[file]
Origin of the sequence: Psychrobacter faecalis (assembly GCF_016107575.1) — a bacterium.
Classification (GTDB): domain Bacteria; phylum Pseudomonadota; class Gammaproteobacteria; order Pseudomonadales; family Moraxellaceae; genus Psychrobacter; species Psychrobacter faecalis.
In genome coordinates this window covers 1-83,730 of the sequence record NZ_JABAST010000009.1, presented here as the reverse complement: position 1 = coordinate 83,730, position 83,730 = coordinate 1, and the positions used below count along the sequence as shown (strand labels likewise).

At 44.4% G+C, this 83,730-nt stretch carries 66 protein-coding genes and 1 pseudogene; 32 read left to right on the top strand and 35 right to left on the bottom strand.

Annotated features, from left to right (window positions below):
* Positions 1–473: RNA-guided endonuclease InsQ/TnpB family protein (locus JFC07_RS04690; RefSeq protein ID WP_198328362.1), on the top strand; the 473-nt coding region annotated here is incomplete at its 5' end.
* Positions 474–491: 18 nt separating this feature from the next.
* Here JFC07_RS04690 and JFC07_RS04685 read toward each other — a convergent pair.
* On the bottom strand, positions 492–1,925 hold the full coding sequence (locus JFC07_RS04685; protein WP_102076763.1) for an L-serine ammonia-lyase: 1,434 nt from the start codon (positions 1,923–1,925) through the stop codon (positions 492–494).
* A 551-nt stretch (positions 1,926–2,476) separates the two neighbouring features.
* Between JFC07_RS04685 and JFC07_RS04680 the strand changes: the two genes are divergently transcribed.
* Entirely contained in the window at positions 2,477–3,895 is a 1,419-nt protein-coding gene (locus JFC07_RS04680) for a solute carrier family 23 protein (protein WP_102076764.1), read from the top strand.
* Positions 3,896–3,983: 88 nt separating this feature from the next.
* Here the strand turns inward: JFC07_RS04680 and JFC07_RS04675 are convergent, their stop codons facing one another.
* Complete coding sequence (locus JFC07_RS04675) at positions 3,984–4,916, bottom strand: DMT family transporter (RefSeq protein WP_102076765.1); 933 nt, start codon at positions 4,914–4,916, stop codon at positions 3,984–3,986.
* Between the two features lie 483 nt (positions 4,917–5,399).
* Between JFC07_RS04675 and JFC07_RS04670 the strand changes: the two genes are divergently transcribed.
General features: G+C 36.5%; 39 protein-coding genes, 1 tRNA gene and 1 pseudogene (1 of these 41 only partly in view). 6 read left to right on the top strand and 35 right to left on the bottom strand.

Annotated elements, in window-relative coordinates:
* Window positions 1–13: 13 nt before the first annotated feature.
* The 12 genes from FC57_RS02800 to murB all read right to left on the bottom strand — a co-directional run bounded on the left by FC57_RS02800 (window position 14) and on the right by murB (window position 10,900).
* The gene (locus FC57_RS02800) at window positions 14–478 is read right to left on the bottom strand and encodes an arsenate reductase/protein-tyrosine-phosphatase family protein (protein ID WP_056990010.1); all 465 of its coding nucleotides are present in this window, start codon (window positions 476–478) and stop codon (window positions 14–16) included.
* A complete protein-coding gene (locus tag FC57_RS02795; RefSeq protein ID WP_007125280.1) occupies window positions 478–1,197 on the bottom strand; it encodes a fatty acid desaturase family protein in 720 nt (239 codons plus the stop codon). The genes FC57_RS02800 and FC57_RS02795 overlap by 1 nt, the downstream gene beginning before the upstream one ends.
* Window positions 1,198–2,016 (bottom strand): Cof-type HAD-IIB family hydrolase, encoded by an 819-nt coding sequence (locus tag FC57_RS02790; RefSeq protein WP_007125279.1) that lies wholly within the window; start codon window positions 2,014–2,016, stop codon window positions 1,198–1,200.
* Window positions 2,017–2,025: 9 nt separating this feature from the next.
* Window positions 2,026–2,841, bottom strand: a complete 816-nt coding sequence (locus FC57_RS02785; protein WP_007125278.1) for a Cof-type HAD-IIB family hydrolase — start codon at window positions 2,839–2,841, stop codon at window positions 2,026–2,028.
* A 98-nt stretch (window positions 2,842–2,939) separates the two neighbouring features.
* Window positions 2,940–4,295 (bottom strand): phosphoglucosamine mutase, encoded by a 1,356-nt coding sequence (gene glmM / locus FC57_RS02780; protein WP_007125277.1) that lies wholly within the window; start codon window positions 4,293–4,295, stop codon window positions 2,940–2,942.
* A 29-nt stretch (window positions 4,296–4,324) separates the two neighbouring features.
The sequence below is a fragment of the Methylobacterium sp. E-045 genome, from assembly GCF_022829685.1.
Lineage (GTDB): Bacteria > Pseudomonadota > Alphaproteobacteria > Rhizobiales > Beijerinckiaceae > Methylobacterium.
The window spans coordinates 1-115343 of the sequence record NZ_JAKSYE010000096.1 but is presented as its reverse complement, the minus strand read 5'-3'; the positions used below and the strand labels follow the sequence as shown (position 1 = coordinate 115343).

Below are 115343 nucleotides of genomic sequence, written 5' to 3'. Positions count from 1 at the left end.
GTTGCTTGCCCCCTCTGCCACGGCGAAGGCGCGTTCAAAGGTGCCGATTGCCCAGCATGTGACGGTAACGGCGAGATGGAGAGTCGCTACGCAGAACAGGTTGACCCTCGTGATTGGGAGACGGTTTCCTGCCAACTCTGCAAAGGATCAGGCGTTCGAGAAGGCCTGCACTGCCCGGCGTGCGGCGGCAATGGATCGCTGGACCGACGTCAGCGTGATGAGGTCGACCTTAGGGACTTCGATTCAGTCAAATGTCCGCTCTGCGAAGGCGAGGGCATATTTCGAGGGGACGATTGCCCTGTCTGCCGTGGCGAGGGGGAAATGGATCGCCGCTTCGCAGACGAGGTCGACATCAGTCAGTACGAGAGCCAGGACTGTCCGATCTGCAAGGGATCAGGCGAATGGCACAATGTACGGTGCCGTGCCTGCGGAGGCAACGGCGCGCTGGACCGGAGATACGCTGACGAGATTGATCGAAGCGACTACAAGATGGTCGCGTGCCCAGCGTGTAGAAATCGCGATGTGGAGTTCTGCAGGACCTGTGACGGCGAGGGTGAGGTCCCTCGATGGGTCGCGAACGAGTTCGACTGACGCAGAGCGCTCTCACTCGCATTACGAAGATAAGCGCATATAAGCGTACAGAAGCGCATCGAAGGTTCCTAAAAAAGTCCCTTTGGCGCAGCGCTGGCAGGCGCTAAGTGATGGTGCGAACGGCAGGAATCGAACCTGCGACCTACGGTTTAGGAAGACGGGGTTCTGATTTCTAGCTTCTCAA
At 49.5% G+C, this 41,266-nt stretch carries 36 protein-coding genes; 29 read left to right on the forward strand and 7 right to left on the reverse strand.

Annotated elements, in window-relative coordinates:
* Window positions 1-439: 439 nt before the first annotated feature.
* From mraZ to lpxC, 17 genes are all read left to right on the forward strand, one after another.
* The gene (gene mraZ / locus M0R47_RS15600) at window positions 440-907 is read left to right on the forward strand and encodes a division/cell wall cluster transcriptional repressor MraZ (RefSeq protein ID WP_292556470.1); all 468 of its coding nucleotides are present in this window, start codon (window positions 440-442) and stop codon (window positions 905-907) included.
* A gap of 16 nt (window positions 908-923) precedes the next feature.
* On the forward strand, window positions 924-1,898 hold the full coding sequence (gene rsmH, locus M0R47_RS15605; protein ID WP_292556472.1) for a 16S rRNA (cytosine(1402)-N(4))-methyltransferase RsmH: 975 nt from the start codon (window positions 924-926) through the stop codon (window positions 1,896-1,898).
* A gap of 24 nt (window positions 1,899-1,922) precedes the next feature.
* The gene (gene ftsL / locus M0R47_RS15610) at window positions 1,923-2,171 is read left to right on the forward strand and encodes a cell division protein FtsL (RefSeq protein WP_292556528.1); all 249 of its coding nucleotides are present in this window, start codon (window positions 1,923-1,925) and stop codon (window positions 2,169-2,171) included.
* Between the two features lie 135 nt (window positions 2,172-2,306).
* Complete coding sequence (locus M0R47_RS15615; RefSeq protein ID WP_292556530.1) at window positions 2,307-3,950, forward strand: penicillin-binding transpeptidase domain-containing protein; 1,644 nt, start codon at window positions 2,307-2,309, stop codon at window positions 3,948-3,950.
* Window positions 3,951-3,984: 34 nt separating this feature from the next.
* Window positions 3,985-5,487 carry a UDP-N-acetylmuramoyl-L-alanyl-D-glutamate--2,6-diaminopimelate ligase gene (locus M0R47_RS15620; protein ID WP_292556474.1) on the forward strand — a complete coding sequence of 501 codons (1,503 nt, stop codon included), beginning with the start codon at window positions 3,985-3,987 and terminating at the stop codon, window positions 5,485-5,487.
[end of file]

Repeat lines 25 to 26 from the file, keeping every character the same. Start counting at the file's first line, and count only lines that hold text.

* Window positions 2,017–2,025: 9 nt separating this feature from the next.
* Window positions 2,026–2,841, bottom strand: a complete 816-nt coding sequence (locus FC57_RS02785; protein WP_007125278.1) for a Cof-type HAD-IIB family hydrolase — start codon at window positions 2,839–2,841, stop codon at window positions 2,026–2,028.